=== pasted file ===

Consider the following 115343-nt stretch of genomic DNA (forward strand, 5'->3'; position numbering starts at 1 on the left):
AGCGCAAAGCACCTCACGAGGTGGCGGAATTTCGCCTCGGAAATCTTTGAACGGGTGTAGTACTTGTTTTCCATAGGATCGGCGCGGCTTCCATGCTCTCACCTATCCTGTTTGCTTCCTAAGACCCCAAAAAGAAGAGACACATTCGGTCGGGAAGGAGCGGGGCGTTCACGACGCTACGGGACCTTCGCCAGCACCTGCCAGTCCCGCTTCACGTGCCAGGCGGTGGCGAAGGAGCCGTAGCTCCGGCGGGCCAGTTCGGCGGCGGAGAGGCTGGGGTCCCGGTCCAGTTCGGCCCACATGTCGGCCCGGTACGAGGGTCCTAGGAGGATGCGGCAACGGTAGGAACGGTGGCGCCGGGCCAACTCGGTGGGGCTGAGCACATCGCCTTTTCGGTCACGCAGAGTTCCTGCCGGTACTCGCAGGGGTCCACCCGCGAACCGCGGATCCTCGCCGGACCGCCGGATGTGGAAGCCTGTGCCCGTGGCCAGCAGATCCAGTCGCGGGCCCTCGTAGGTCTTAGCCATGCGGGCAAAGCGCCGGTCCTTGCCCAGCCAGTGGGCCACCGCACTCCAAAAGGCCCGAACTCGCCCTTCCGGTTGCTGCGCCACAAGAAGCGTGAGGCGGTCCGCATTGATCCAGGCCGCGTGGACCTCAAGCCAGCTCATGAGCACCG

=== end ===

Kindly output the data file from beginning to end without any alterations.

Consider the following 115343-nt stretch of genomic DNA (forward strand, 5'->3'; position numbering starts at 1 on the left):
AGCGCAAAGCACCTCACGAGGTGGCGGAATTTCGCCTCGGAAATCTTTGAACGGGTGTAGTACTTGTTTTCCATAGGATCGGCGCGGCTTCCATGCTCTCACCTATCCTGTTTGCTTCCTAAGACCCCAAAAAGAAGAGACACATTCGGTCGGGAAGGAGCGGGGCGTTCACGACGCTACGGGACCTTCGCCAGCACCTGCCAGTCCCGCTTCACGTGCCAGGCGGTGGCGAAGGAGCCGTAGCTCCGGCGGGCCAGTTCGGCGGCGGAGAGGCTGGGGTCCCGGTCCAGTTCGGCCCACATGTCGGCCCGGTACGAGGGTCCTAGGAGGATGCGGCAACGGTAGGAACGGTGGCGCCGGGCCAACTCGGTGGGGCTGAGCACATCGCCTTTTCGGTCACGCAGAGTTCCTGCCGGTACTCGCAGGGGTCCACCCGCGAACCGCGGATCCTCGCCGGACCGCCGGATGTGGAAGCCTGTGCCCGTGGCCAGCAGATCCAGTCGCGGGCCCTCGTAGGTCTTAGCCATGCGGGCAAAGCGCCGGTCCTTGCCCAGCCAGTGGGCCACCGCACTCCAAAAGGCCCGAACTCGCCCTTCCGGTTGCTGCGCCACAAGAAGCGTGAGGCGGTCCGCATTGATCCAGGCCGCGTGGACCTCAAGCCAGCTCATGAGCACCG